There comes a time in life when the roles reverse. The parents who brought you up, cared for you, gave you your values and nursed you through every phase of life... suddenly need your help. It seems to happen overnight, and it's a startling realization that you're now the primary adult and decision-maker in the relationship.
If you find yourself struggling with the new change, it's worth making the time to take a few steps to help you adjust to the new situation. With a little time investment, you can ensure the new status quo is one that works for everyone.
1. Give yourself a chance to be upset. When you realize that your parents are aging and may not be able to make the same decisions they used to, it's heartbreaking. Give yourself some time to adjust rather than trying to force yourself to be okay with it. It's a big change, a sudden assumption of responsibilities for you and a fresh set of concerns. It's normal for you to feel thrown by it.
2. Make sure you know what to look for. There is a significant risk of degenerative conditions such as Alzheimer's Disease or dementia as people age, and this is something you need to be aware of. With treatment and therapy, these conditions can become a lot more manageable and significantly increase the quality of life for your loved one. So familiarize yourself with the warning signs, and if necessary, seek medical advice.
3. Get the information you need. If you work and/or care for your children, there's every chance you might not have many spare hours to care for an ailing parent. Or perhaps you literally can't be there, if you now live in a different part of the country. Discuss with your parents and see what routes they would prefer to go down in the future. Perhaps they would prefer at-home for Alzheimer's care or are more reassured by the idea of a retirement community. It might even be feasible for you to bring them into your own home - but these are all conversations you need to have as early as possible. Facing these realities will help ease anxiety for all concerned.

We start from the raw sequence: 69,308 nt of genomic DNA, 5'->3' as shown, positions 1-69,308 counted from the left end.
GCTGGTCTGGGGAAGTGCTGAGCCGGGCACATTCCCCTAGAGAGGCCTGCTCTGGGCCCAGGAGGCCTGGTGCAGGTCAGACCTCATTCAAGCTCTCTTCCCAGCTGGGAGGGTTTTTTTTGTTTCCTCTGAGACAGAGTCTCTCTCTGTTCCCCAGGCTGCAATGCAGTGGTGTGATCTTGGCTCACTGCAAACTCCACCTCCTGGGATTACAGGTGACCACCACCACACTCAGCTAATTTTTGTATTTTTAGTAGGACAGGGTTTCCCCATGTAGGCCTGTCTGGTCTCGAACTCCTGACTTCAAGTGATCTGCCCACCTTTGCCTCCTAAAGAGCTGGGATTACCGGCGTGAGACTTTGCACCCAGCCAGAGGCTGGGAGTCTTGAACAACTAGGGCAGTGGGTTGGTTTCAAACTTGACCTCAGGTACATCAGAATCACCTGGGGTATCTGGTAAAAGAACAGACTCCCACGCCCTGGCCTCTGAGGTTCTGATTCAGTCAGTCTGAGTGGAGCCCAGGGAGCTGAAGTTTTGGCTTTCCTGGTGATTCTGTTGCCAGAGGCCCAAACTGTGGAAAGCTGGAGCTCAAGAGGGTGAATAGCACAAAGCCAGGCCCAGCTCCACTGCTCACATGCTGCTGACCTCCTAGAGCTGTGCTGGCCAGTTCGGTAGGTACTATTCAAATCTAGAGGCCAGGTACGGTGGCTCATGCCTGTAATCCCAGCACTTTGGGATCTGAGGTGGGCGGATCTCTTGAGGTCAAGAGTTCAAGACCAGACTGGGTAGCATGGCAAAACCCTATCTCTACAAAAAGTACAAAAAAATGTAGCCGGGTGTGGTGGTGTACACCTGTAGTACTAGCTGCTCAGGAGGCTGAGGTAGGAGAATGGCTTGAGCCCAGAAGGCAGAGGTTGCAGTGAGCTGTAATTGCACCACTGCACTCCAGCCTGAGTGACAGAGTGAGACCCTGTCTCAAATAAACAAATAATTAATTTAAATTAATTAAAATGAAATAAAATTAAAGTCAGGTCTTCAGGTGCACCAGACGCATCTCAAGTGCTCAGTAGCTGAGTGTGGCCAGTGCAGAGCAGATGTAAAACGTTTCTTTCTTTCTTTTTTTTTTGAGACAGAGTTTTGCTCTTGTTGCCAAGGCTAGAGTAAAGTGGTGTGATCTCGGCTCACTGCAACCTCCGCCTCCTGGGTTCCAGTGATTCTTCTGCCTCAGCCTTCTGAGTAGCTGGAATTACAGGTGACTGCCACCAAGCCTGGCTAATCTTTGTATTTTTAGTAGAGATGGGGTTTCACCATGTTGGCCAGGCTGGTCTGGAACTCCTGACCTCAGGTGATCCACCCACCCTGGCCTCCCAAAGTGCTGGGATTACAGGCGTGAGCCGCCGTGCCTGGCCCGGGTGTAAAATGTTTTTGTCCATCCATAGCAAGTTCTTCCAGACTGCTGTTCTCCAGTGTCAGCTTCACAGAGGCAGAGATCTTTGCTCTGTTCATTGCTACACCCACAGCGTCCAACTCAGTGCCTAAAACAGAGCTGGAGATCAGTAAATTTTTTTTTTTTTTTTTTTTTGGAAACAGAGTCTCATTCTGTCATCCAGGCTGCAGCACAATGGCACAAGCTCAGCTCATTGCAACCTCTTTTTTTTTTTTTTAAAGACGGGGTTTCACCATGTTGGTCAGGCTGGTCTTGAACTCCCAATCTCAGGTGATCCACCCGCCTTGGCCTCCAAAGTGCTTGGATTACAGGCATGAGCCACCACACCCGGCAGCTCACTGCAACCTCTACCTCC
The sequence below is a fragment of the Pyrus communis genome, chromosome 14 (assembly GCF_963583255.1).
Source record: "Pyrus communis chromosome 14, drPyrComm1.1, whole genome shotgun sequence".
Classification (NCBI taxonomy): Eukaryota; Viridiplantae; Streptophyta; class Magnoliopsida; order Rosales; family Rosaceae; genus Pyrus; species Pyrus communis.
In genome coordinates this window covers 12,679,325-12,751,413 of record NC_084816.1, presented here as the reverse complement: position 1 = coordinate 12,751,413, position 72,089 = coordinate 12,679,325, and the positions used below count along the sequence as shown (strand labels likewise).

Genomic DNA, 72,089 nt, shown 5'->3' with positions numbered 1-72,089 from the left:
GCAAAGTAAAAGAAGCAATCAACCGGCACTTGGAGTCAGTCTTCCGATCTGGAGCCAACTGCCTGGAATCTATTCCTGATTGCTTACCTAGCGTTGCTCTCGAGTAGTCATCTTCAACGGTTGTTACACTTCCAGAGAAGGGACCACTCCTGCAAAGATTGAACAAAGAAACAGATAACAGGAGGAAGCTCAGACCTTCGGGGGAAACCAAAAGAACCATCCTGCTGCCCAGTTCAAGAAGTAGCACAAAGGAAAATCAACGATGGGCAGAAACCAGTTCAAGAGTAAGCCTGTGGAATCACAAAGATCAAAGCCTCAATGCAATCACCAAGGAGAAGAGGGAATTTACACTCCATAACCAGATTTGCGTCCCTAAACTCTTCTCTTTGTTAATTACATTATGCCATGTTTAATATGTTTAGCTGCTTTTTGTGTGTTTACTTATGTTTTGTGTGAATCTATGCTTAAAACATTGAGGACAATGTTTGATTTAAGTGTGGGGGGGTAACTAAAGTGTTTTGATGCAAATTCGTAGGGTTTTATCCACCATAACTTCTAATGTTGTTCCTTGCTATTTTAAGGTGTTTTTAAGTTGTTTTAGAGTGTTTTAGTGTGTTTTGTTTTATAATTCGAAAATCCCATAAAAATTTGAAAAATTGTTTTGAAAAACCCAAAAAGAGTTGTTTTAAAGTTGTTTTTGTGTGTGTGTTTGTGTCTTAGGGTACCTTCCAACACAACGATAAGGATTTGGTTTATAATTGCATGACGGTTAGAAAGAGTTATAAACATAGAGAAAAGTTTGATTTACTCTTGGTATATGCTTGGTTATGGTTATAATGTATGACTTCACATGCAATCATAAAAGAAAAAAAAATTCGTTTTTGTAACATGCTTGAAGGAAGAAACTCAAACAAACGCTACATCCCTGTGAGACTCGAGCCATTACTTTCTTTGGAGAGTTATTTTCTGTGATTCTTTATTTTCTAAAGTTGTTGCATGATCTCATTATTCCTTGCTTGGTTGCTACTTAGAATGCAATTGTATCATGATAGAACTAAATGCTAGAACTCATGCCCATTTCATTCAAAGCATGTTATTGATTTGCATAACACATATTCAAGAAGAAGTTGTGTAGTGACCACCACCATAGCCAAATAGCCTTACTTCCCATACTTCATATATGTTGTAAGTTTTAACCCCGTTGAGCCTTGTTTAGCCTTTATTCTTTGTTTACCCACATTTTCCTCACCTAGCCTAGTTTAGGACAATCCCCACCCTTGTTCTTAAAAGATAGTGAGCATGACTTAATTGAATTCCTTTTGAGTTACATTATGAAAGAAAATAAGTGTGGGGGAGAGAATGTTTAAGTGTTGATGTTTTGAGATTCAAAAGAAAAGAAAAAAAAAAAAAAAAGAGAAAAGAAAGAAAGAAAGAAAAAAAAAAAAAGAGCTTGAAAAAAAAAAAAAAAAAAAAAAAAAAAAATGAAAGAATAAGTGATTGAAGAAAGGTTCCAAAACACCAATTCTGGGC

4. Think the worst. Try and run through a few likely scenarios and think of how you would deal with them. If your parents called you in the middle of the work day and said they were feeling unwell, what would you do? Would you need any outside assistance from anyone else? Might you need a care agency, or perhaps they need a nurse for this exact situation? Run through the possibilities and see how you would respond.
5. Know where to get help. When you do the above exercise, you may realize you need a nurse or other support staff to assist you in caring for your parents. So source such assistance as soon as possible, before the crisis hits. You can be reassured you have got the right plans in place should the worst happen. Your parents will also have the time to meet and get to know anyone who might be assisting you, making it easier for all concerned.
There's no doubt it's a difficult adjustment to make, but with a few precautionary steps, you can walk forward ready for what comes next.